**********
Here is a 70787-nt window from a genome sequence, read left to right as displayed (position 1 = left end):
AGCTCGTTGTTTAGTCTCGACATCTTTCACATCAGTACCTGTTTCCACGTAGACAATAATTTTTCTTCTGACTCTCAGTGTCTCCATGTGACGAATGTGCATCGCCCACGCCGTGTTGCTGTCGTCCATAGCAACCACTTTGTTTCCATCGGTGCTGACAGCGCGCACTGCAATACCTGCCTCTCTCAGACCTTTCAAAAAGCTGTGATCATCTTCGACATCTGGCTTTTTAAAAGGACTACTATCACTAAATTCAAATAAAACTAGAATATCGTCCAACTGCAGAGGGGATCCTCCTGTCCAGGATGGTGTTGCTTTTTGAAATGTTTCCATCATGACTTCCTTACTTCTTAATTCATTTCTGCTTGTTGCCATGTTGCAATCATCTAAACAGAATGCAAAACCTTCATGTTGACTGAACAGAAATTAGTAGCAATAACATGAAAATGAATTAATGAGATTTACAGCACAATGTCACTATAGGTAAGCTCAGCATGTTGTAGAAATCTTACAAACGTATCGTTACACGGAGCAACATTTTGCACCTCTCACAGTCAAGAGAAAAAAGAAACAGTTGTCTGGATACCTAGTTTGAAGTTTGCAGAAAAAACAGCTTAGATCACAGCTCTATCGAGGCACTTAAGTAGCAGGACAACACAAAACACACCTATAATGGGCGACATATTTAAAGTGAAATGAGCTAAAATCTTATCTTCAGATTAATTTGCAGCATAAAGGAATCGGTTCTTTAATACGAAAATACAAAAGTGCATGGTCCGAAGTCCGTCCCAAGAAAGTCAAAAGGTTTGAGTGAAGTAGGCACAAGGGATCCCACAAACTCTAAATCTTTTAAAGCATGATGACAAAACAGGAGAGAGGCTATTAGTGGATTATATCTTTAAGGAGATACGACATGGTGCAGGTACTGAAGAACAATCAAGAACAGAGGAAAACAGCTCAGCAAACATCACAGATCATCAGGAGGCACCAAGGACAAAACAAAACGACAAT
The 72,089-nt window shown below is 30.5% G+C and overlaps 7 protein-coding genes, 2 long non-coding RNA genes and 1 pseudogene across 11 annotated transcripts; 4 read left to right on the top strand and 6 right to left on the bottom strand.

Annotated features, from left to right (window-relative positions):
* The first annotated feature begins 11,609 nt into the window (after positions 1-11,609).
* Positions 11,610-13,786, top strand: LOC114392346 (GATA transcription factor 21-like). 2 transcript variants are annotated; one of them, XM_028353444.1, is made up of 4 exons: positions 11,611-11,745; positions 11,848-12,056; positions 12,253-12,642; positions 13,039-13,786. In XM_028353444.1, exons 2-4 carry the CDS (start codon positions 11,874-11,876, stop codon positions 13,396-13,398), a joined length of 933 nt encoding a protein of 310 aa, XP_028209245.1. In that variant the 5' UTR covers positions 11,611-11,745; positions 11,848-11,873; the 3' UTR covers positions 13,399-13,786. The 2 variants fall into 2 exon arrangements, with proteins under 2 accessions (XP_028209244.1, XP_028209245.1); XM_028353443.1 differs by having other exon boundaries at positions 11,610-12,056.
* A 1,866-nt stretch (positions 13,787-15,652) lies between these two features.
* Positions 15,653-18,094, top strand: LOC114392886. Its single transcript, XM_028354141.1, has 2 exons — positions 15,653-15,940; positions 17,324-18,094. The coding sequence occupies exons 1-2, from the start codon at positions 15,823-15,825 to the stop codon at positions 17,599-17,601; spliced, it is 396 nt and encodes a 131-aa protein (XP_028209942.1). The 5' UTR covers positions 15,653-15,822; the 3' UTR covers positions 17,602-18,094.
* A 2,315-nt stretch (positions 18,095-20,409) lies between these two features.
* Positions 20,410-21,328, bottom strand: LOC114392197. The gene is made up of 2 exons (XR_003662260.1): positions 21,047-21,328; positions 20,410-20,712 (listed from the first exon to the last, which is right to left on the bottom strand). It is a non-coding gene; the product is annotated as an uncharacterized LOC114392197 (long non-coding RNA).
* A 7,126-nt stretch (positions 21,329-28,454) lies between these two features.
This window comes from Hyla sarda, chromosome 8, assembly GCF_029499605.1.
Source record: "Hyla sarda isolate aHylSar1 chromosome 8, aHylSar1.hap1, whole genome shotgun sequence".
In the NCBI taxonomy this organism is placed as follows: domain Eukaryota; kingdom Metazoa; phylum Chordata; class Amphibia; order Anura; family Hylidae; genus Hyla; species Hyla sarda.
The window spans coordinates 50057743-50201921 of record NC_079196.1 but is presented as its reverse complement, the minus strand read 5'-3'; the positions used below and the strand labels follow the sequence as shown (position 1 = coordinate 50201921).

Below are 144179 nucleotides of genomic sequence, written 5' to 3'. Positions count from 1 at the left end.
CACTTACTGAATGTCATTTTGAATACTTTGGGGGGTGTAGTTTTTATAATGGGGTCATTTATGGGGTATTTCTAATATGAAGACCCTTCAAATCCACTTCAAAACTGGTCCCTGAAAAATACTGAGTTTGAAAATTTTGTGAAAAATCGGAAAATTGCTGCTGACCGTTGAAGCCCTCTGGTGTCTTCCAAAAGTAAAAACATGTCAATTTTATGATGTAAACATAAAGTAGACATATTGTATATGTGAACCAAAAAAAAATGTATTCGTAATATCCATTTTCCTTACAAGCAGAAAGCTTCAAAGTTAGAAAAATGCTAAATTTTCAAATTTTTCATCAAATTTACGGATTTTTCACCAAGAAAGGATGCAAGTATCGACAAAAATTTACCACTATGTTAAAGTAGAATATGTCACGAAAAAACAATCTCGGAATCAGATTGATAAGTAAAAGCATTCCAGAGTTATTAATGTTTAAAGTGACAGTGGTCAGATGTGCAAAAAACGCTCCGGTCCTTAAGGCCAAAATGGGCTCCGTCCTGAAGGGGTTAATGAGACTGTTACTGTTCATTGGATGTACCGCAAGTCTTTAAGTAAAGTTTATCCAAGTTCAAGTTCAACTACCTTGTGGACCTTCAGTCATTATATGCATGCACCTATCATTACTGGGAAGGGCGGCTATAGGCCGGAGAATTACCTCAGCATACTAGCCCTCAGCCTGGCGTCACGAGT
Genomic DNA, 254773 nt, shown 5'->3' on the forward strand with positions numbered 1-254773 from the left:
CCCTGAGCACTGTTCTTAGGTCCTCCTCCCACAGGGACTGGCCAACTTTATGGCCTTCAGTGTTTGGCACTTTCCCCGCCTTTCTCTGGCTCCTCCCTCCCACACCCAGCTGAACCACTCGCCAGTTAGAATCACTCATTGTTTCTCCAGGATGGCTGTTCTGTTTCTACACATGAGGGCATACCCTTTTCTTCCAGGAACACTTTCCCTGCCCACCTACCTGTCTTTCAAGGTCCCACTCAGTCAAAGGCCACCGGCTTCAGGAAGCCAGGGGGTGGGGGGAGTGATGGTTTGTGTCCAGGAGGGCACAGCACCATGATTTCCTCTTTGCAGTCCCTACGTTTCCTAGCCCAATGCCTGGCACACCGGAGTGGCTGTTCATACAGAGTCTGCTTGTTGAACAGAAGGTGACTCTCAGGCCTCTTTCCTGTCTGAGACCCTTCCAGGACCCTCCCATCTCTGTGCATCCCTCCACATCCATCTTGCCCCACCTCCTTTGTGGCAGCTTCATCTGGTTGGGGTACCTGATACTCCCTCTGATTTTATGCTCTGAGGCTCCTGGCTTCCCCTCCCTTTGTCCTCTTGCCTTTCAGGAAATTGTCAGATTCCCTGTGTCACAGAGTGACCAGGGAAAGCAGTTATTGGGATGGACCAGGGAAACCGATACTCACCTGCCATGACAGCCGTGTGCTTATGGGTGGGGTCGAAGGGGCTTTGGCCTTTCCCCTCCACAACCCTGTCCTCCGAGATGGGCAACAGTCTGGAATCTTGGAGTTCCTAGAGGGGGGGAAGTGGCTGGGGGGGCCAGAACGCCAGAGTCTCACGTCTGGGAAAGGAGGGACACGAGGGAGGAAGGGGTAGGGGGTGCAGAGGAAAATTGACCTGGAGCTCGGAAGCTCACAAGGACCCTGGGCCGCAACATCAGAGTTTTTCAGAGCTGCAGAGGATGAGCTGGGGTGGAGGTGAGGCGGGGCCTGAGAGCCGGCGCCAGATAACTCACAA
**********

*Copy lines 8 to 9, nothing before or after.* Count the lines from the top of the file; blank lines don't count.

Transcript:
* Positions 15,653-18,094, top strand: LOC114392886. Its single transcript, XM_028354141.1, has 2 exons — positions 15,653-15,940; positions 17,324-18,094. The coding sequence occupies exons 1-2, from the start codon at positions 15,823-15,825 to the stop codon at positions 17,599-17,601; spliced, it is 396 nt and encodes a 131-aa protein (XP_028209942.1). The 5' UTR covers positions 15,653-15,822; the 3' UTR covers positions 17,602-18,094.
* A 2,315-nt stretch (positions 18,095-20,409) lies between these two features.